Nights are dark, but this podcast will induce true terror. Darkest Night is a horror anthology series from the Paragon Collective Podcast Network that stands out amongst its peers. The premise is simple enough: we follow newly-hired research assistant Katie Reed (Brynn Langford) as she discovers the sinister machinations of the Roth-Lobdow Center for Advanced Research. During each episode, listeners accompany Katie as she secretly records her work on Project Cyclops. Each experiment requires a severed —and usually brutalized—head that allows Katie and Dr. Kinsler (Denis O’Hare) to experience the final moments of the victim.
Two things makes this podcast standout: the voice acting and the sound quality. The most well-known actors are Lee Pace from Halt and Catch Fire as the narrator, and Denis O’Hare, from American Horror Story, as Dr. John Kinsler, an aging researcher due to retire in a matter of months. More notably, Pace’s voice is at times haunting, carrying an element of warning for only listeners to ruminate upon. It elevates even the most mundane scenes, like a couple enjoying breakfast with their newborn, for example, to ominous levels leaving listeners weary and on edge.
Another strong point of the podcast is the immersive aspect, chiefly due to the superior sound quality and production style. The podcast is recorded binaurally, where multiple microphones are used to give the podcast listener a 360 degree feel of the environment. In the final product it feels like you, the listener, are in the same room as the voice actors. This recording technique fosters a feeling of disquiet in the listener. You will find yourself holding your breath in hopes of not being detected by whatever ghoulish character is lurking about. You’re a spectator trailing alongside the lead characters. You can hear every breath, the shuffling of feet, and the resounding thump of a weaponized croquet mallet colliding with the side of a face. Not to mention, the sound effects are realistic. You’ll catch yourself instinctually ducking at the sound of every gunshot.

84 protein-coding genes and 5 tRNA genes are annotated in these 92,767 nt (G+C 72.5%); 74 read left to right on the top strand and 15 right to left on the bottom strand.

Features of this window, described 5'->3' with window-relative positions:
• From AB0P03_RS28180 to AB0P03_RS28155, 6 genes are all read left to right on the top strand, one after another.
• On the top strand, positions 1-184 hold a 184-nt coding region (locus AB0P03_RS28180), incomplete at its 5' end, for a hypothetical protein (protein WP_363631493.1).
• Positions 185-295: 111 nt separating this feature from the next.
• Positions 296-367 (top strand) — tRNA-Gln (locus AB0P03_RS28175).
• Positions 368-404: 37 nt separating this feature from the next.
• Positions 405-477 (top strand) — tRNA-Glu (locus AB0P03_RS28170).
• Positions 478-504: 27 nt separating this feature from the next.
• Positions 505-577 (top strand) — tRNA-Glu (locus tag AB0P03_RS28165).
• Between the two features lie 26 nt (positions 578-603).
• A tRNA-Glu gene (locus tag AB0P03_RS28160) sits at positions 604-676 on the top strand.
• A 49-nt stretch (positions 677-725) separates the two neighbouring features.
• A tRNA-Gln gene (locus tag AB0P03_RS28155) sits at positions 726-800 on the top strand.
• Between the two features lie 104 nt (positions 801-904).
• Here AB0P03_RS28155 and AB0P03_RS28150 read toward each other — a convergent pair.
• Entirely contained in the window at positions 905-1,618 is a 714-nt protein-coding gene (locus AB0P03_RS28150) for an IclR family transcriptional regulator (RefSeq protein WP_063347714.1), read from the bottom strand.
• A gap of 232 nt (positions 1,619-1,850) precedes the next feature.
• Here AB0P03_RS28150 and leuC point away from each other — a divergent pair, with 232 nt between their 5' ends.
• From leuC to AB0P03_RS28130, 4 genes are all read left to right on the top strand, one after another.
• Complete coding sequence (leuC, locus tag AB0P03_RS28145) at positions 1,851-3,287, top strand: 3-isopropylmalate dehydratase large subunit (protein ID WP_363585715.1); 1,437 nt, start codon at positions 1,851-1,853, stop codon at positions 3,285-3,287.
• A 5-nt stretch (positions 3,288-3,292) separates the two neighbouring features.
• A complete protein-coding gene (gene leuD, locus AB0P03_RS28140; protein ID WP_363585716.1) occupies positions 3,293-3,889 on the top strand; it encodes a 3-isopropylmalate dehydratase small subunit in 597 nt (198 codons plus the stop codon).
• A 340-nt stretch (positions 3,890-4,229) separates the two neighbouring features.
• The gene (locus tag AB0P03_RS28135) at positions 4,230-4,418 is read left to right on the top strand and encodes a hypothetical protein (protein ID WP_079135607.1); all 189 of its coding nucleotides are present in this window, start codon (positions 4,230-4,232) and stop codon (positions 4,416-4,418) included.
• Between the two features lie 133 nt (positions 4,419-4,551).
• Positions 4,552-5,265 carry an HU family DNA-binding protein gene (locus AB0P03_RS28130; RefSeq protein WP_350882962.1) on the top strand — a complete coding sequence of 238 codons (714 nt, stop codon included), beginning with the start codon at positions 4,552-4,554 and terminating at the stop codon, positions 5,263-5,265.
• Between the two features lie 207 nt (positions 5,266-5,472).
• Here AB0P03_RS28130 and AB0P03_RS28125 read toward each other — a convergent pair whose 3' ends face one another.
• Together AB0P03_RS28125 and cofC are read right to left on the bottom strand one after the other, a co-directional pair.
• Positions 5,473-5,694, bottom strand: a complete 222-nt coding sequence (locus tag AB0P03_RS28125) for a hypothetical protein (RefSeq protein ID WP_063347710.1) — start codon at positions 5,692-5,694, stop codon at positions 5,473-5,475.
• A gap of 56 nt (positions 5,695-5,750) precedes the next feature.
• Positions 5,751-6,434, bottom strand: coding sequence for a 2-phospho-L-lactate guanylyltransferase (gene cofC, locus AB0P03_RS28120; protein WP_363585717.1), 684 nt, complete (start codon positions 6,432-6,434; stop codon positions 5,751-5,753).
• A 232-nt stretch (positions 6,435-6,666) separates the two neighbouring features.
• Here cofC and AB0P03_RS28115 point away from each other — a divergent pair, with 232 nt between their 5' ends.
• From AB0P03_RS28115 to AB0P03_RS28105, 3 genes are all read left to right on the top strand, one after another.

The plot is enthralling. No character is trustworthy. Though the series is an anthology, there is an overarching plot. You might root for the survival of a character that later proves to be quite villainous. Be warned, redeemable characters are few and far between, but that’s what makes this podcast so enticing. For those that are fans of Game of Thrones or the A Song of Ice and Fire series, this podcast shares a similar tendency to kill off main characters, mostly through betrayals that careful listeners will identify early on in the episode.
As writer Christopher Bloodworth shares in reference to his writing, “I want to give you nightmares.” As listeners progress through each episode, it becomes unavoidably clear that there is something wicked afoot at the Roth-Lobdow Center for Advanced Research.